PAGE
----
Feds: Fandango Customers Were Vulnerable to Hackers, Identity Theft

The movie-ticket company and a credit-monitoring service settle FTC charges.

Fandango puppets (National Journal)

If you bought movie tickets between 2009 and 2013 on Fandango's mobile app, your credit-card information may have been an easy target for hackers.

Fandango settled a lawsuit with the Federal Trade Commission on Friday over charges that it failed to take basic steps to protect user data on its app for iPhones and iPads.

Credit Karma, a credit-checking service, settled similar charges Friday with the FTC for failing to protect mobile-app data.

Neither company is required to pay any financial penalty as part of the settlements, although both Fandango and Credit Karma are required to establish "comprehensive security programs" and to undergo independent security assessments every other year for the next 20 years.

According to the lawsuits, the companies disabled a default encryption process, known as SSL certification. As a result, hackers could have easily intercepted private information, especially on public Wi-Fi networks often found in coffee shops, shopping centers, or airports, the FTC said.

Despite the vulnerability, Fandango assured customers that their credit card information was safe as they checked out. Credit Karma claimed it was using "industry-leading security precautions."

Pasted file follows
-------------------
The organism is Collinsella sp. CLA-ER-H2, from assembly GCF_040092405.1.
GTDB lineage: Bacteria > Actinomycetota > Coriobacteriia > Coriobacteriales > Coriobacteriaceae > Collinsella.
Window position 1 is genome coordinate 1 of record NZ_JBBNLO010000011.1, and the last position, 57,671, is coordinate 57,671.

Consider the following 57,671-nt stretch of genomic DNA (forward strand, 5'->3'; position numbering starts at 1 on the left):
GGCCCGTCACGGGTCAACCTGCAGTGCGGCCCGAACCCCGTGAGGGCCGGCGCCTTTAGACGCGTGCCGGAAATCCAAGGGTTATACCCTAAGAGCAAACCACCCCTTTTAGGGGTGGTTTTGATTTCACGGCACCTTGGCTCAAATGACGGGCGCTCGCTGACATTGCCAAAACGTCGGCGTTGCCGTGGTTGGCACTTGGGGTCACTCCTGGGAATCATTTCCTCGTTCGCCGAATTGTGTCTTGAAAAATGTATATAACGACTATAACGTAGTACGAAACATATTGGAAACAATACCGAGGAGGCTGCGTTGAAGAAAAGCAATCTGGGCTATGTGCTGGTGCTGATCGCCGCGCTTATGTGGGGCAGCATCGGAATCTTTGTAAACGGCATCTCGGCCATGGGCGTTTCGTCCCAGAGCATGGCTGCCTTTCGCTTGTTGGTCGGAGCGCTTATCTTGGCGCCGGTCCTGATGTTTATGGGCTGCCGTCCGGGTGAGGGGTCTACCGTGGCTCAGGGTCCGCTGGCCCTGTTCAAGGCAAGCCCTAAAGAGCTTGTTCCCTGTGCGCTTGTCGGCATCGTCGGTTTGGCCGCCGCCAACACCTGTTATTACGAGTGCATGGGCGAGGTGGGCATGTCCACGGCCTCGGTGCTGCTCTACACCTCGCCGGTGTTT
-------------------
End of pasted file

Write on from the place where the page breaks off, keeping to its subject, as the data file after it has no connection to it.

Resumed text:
In a statement Friday, Fandango said it upgraded its security in March 2013 and that it is not aware of any customers who had their information stolen.

"Security is among Fandango's top priorities, and we are fully committed to protecting our customers' personal information," the company said. "We have reviewed and heightened our security program to protect our customers' personal information, across all of Fandango's products and platforms, and we test regularly for data security."

A Credit Karma spokesman said the company has addressed the security issue and is not aware of any lost data.

FTC Chairwoman Edith Ramirez noted that consumers are increasingly relying on mobile apps to make purchases and handle sensitive financial information.

"Our cases against Fandango and Credit Karma should remind app developers of the need to make data security central to how they design their apps," she said.

Senate Commerce Committee Chairman Jay Rockefeller, Senate Judiciary Committee Chairman Patrick Leahy, and other lawmakers are pushing bills that would allow the FTC to fine companies for inadequate data-security practices.

The FTC is currently investigating Target over last year's massive hack of credit-card information.